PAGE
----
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Where is Nigeria’s thinking cap?

By Sonny Atumah

Last week screams rent the air at the NNPC Amphitheatre that bids were transparently opened for offshore processing arrangements and crude oil term contracts. Some petroleum resources managers whose overt or covert actions over the years that smirched the NNPC also smiled broadly with smirks. They took prime airtime displacing scheduled programmes on national television networks (some on live broadcasts) for those ceremonies. Opening of envelopes for tender was what we wasted funds to beam on television and radio to the world as our achievements in the industry.

nnpcMany bidders in the orchestrated transparent exercise are non-producing consumer nations. A non-producing consumer nation is that which oil production is 10 percent or less of their consumption. We cannot add value in an industry with investment opportunities for up to 6000 products when we refine a barrel of crude. Yet we sermonise about subsidy as the problem.

The same weekend NNPC’s September report was released with 1.96 percent value of what came out of our four refineries. There was full complement of process plants, staff members and crude at international market rate and other costs. At the level of operations where a company would prefer to close down rather than produce in micro-economics, it is shut down point.

To the GMD and Minister designate, Ibe Kachikwu, it was quite commendable that we got that revelation. The reward and punishment option in management is now needed if he has exhausted the 90-day ultimatum he gave his managers to prove themselves. Some staff members may shape up to the employment market for us to make progress.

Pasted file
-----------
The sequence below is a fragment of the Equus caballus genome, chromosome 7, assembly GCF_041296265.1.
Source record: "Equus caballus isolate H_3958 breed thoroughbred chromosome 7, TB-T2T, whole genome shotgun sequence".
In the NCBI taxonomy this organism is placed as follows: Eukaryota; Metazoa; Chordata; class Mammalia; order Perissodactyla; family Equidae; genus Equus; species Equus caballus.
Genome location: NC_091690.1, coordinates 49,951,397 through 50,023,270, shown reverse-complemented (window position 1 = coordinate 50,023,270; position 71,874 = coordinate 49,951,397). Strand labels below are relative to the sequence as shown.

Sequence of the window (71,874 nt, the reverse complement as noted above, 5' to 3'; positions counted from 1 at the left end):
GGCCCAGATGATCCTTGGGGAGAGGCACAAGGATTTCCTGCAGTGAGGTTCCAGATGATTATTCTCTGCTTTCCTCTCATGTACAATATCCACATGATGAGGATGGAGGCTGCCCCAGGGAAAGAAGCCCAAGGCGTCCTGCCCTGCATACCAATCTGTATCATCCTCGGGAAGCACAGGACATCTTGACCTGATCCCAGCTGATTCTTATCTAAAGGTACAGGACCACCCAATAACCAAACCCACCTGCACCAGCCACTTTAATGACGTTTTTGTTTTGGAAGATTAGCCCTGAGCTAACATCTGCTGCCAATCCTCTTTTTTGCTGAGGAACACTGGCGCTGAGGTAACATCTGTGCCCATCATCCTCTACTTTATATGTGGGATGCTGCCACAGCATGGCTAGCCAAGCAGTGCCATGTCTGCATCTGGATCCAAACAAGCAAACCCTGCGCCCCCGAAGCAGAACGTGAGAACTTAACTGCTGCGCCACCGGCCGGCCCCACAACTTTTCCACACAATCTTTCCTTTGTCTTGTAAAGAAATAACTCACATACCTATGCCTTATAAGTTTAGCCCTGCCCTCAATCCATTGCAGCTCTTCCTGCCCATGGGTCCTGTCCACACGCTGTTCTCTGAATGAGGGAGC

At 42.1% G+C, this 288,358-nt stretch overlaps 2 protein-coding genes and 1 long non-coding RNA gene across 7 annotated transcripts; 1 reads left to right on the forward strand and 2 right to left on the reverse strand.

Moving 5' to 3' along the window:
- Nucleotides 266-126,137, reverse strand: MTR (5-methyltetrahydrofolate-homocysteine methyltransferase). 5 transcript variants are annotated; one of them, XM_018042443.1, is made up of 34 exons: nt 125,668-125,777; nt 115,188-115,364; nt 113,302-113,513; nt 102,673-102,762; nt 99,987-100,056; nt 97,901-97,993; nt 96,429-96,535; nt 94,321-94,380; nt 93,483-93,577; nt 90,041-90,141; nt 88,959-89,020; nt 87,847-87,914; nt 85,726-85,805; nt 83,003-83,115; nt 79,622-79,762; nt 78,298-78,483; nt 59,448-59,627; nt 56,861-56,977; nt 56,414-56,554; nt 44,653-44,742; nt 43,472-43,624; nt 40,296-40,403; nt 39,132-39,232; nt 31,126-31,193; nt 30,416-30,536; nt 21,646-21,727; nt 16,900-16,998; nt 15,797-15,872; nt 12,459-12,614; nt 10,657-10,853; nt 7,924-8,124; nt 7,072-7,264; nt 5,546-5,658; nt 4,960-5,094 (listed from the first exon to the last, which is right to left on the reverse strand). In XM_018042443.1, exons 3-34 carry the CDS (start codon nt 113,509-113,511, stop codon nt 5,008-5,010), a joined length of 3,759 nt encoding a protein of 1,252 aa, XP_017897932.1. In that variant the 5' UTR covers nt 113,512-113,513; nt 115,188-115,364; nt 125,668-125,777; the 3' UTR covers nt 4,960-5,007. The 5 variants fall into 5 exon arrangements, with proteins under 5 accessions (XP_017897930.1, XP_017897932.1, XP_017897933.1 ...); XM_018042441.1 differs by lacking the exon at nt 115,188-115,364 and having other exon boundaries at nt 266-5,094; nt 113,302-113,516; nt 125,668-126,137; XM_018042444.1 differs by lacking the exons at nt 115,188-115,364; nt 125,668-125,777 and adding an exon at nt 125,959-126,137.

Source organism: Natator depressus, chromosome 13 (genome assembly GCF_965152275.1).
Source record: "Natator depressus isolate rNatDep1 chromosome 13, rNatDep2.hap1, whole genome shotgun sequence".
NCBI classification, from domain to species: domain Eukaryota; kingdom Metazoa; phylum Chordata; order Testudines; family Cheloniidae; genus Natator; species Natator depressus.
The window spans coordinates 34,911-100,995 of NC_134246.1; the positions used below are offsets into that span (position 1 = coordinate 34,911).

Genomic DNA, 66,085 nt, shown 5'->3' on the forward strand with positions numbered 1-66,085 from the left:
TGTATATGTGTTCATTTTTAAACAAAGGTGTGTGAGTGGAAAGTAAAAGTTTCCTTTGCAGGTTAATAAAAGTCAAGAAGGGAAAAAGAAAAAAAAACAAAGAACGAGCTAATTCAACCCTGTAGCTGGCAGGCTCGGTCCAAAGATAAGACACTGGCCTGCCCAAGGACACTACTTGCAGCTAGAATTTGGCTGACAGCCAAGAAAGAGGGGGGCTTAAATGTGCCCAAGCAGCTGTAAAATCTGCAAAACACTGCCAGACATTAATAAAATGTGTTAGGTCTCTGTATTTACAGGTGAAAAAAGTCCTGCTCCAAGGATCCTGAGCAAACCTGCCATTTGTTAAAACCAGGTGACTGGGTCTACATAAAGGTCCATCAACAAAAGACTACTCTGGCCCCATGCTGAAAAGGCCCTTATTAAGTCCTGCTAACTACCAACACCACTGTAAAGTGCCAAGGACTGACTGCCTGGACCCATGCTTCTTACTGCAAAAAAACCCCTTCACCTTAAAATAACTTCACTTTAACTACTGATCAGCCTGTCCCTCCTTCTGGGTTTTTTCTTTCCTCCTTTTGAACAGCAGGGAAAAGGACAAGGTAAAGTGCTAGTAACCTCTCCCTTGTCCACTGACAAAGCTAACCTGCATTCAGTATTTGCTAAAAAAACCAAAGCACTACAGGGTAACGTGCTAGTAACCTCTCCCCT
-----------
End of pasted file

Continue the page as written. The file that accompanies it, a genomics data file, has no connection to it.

In 59 years of petroleum discovery we are struggling (in the upstream sector) to produce about 250,000 bpd as our local contribution to the till for sharing. New methods of injecting gases and foams into wells to force out oil using horizontal drilling and more geophysical information to predict the accuracy of reservoirs are being deployed; where are we? Nowhere!

America dumped us in crude oil import in July 2014, we crept into India and now happy. As a net importer of petroleum India has the largest refinery in the world that refines 1.24 million barrels per day. One of India’s refineries, Digboi Refinery Assam built in 1901 reputed to be the oldest in the world is still functional. We have four refineries with a combined capacity of 445,000 barrels per day and processing only 1.96 percent for the month of September 2015.

Problems have compelled countries to challenge their governments and leaders to action, but ours is lamentation. I only contemplate our suppliers sabotage one day. I do not want to go into varied definitions of research and development (R&D). But a search party for our forgotten thinking caps in research and development is urgently needed by the President Muhammadu Buhari’s administration.